Fraser Ramsay talks about the once in a lifetime opportunity to take six months of parental leave due to Aviva’s award-winning policy and how he has returned to work with renewed energy and commitment.
In the week that Finland announces plans to equalise parental leave for mums and dads, we speak to insurance firm Aviva which is leading the way in equalising parental leave policies from an employer perspective.
Aviva say they want to fine tune and embed their award-winning parental leave policy. Perhaps their employees have some ideas to improve it. “How do you improve something that can’t be beat?” laughs Fraser Ramsay. He took six months off last year and he raves about the experience. “It was a once in a lifetime opportunity, and I’m fully aware how amazing it was to be given that opportunity.”
Fraser is a technical claims manager in the company’s Perth office. He had not long been promoted to that role when his partner became pregnant with the couple’s second child.
“I was a little reluctant to go on leave,” he remembers. “I really enjoyed the job, but I was worried about what might happen if they backfilled it with someone who turned out to be better than me! But the more I spoke to people in the company the more they said I should take the leave, it’s too good an opportunity to miss.
“I spoke to my manager and she was supportive, she made it so easy. The process was perfect, I couldn’t have asked for more from the company.”
With such a long chunk of leave available Fraser was able to start his leave three weeks before the baby was due. That allowed him to look after his then four-year old daughter Cassie and take the pressure off his heavily pregnant partner.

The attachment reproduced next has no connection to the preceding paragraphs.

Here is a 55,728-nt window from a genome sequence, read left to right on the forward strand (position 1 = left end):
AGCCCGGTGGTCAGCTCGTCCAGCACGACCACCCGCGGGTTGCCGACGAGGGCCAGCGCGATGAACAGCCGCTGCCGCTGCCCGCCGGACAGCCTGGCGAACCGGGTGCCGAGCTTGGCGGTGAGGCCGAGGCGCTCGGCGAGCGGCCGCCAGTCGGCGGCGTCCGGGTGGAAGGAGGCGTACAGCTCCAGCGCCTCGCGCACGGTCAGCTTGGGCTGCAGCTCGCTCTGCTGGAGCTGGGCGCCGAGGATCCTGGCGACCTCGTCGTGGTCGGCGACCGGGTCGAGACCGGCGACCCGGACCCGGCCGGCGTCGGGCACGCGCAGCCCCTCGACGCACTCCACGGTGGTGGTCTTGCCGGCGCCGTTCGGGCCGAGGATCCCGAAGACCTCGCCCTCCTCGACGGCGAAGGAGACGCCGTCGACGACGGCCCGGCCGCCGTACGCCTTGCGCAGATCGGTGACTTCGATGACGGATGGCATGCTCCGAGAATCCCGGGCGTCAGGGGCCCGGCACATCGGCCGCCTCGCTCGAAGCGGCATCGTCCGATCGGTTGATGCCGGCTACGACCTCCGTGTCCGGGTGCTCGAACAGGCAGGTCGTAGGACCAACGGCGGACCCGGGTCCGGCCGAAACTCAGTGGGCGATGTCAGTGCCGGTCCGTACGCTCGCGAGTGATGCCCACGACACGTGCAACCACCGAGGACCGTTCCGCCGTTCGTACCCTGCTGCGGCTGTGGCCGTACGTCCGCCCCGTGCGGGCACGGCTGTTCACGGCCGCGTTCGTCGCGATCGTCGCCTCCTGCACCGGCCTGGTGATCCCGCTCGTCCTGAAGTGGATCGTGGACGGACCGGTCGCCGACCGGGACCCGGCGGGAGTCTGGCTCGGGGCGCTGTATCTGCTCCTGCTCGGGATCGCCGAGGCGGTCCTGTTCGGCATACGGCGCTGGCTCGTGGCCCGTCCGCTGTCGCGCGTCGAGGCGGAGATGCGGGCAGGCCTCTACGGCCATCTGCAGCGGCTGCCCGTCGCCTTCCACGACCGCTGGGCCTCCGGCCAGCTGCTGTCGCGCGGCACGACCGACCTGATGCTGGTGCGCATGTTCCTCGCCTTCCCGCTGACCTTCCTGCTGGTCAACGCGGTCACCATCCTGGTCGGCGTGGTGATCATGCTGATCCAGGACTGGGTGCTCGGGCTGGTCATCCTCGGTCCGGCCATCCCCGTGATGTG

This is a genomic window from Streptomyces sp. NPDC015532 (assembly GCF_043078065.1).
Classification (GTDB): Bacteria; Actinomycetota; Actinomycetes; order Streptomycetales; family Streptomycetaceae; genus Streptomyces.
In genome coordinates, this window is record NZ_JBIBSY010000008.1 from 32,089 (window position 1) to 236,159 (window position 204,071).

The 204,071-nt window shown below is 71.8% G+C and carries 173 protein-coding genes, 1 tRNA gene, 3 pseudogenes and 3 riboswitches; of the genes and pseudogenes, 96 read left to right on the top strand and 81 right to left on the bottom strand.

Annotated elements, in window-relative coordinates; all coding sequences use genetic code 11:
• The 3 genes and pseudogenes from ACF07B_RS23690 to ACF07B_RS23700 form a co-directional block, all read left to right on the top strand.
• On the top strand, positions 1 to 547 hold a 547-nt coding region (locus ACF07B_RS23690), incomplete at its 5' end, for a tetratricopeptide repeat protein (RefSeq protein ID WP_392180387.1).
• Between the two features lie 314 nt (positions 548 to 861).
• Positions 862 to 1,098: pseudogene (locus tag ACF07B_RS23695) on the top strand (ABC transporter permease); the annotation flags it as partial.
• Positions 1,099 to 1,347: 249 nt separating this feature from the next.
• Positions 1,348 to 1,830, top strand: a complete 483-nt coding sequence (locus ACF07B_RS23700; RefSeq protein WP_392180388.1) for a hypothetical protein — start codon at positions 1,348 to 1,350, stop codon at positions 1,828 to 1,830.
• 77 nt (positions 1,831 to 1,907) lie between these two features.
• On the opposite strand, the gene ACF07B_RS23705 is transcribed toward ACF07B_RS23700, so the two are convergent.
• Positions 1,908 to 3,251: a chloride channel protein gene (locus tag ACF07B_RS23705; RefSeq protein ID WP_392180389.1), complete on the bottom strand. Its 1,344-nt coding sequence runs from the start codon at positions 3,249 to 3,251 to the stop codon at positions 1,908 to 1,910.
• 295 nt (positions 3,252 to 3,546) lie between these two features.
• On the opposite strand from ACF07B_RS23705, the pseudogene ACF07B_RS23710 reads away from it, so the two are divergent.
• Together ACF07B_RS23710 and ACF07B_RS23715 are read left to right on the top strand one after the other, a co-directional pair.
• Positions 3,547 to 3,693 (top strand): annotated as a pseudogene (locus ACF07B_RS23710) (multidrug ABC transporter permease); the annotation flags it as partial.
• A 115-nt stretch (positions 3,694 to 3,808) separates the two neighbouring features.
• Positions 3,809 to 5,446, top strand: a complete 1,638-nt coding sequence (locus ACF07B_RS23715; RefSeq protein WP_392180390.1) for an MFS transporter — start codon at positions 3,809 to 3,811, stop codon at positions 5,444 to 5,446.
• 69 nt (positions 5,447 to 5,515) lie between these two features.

When son Cole arrived toward the end of March he was in hospital for a week with some minor chest problems. “If I’d only had two weeks of paternity leave I only would’ve had days remaining after we brought him home before I’d have had to go back to work,” explains Fraser.
But having six months off meant he could give his daughter plenty of attention while friends and relatives cooed over the newborn. And it allowed him to do both the boring stuff like changing nappies but also get involved in the emotional hard work, giving his partner a break from a crying baby and working together to figure out how to stop Cole crying.
He has praise again for his manager for the way she dealt with his absence. “She kept in touch while I was on leave. She didn’t hassle me, but she didn’t forget about me either,” he says.
After Cassie was born Fraser returned to work four days a week. After his six months of parental leave he returned full time while his partner saw out her maternity leave, then he switched to condensed hours over four days again.
That flexibility speaks to the culture at Aviva which Fraser says he feels and appreciates. “You’re aware of the values,” he says. “They offer free physio and free fruit, but these aren’t just gimmicks. They really are invested in your health and they care about their employees.”
And Fraser reckons all that makes him a better employee. “I’ve been here about 15 years now,” he explains. “Of course, I always give my best, but you do get a level of fatigue after that time. I’ve come back energised, more motivated and more focused.”